Not long ago, gardeners seemed to spend as much time controlling pests as they did any other garden activity. Malathion, diazinon, Dursban and chlordane were about as popular as marigolds, dianthus, dahlias and chrysanthemum.
It's nice to see that gardeners have evolved a much more laissez-faire approach to the six-legged inhabitants that share our gardens. Maybe gardeners today are just too busy, or maybe they're just not paying as close of attention as they used to, but there seems to be a lot less spraying, dusting, baiting and generalized killing going on in gardens nowadays.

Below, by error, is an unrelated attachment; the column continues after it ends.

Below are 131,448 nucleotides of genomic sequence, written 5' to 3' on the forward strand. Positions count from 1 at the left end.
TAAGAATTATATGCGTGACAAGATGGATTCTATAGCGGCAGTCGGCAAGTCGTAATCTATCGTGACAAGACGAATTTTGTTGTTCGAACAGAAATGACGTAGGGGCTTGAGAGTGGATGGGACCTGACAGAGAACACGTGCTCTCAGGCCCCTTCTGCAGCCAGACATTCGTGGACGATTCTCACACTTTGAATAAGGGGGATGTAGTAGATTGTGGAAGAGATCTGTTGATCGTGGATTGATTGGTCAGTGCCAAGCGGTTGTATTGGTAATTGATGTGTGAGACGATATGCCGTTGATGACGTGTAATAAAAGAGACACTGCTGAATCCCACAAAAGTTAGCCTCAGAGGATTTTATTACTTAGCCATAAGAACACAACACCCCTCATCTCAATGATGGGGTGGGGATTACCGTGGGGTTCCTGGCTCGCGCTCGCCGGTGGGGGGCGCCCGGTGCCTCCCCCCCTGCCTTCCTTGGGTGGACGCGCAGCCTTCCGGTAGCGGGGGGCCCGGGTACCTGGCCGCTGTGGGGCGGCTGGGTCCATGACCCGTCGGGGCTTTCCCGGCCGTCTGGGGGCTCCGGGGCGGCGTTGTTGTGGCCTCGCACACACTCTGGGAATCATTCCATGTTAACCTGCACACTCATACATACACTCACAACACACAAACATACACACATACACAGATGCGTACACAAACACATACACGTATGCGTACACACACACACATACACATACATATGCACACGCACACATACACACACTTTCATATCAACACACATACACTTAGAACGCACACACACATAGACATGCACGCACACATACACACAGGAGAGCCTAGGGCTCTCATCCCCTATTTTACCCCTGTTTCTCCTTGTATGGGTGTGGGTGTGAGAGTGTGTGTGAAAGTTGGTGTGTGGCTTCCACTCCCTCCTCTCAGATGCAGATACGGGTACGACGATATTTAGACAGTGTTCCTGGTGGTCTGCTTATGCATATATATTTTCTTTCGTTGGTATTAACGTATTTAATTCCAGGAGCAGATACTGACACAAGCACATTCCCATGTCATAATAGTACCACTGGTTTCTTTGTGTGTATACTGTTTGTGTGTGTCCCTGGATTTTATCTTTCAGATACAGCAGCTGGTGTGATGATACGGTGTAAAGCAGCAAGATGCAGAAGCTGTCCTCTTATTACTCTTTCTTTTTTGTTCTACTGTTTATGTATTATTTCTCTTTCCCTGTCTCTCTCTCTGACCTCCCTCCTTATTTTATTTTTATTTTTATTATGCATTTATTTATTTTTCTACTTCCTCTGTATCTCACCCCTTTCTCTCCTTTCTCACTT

But mostly I think that gardeners are now realizing that in a healthy, well-managed garden, some pests are best controlled by letting things be, by letting species interactions run their course. After all, this is the basis of biological pest control.
Biological control agents are often referred to as natural enemies or simply as beneficials. Every day, in every garden, there is a continual interaction between pests and their predators, parasites and pathogens. Most of this interaction we, as gardeners, don't participate in and may not even be aware of.